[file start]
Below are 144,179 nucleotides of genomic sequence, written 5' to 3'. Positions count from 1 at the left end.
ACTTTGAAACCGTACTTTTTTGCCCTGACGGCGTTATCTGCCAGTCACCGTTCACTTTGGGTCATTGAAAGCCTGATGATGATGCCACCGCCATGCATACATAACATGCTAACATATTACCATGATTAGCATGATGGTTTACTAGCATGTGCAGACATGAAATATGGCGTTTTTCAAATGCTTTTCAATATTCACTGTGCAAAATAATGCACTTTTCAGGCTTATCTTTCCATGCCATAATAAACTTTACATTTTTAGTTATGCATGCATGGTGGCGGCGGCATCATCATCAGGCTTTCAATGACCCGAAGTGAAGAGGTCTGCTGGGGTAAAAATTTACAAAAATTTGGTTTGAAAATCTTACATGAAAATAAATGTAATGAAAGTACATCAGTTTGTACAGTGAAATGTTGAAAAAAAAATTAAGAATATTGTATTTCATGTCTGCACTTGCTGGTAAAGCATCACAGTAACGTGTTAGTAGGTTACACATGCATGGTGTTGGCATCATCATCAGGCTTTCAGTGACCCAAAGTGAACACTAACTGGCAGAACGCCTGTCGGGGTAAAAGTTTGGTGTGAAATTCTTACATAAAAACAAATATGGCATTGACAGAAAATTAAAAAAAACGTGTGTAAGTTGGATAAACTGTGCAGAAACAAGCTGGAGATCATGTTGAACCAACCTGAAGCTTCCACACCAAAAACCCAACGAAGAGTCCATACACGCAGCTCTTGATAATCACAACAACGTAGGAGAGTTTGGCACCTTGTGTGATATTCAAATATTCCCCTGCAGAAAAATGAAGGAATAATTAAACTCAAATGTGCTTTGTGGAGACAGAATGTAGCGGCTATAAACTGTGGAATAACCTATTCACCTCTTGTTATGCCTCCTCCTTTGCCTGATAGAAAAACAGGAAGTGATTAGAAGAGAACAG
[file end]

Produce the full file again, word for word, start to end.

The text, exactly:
Below are 144,179 nucleotides of genomic sequence, written 5' to 3'. Positions count from 1 at the left end.
ACTTTGAAACCGTACTTTTTTGCCCTGACGGCGTTATCTGCCAGTCACCGTTCACTTTGGGTCATTGAAAGCCTGATGATGATGCCACCGCCATGCATACATAACATGCTAACATATTACCATGATTAGCATGATGGTTTACTAGCATGTGCAGACATGAAATATGGCGTTTTTCAAATGCTTTTCAATATTCACTGTGCAAAATAATGCACTTTTCAGGCTTATCTTTCCATGCCATAATAAACTTTACATTTTTAGTTATGCATGCATGGTGGCGGCGGCATCATCATCAGGCTTTCAATGACCCGAAGTGAAGAGGTCTGCTGGGGTAAAAATTTACAAAAATTTGGTTTGAAAATCTTACATGAAAATAAATGTAATGAAAGTACATCAGTTTGTACAGTGAAATGTTGAAAAAAAAATTAAGAATATTGTATTTCATGTCTGCACTTGCTGGTAAAGCATCACAGTAACGTGTTAGTAGGTTACACATGCATGGTGTTGGCATCATCATCAGGCTTTCAGTGACCCAAAGTGAACACTAACTGGCAGAACGCCTGTCGGGGTAAAAGTTTGGTGTGAAATTCTTACATAAAAACAAATATGGCATTGACAGAAAATTAAAAAAAACGTGTGTAAGTTGGATAAACTGTGCAGAAACAAGCTGGAGATCATGTTGAACCAACCTGAAGCTTCCACACCAAAAACCCAACGAAGAGTCCATACACGCAGCTCTTGATAATCACAACAACGTAGGAGAGTTTGGCACCTTGTGTGATATTCAAATATTCCCCTGCAGAAAAATGAAGGAATAATTAAACTCAAATGTGCTTTGTGGAGACAGAATGTAGCGGCTATAAACTGTGGAATAACCTATTCACCTCTTGTTATGCCTCCTCCTTTGCCTGATAGAAAAACAGGAAGTGATTAGAAGAGAACAG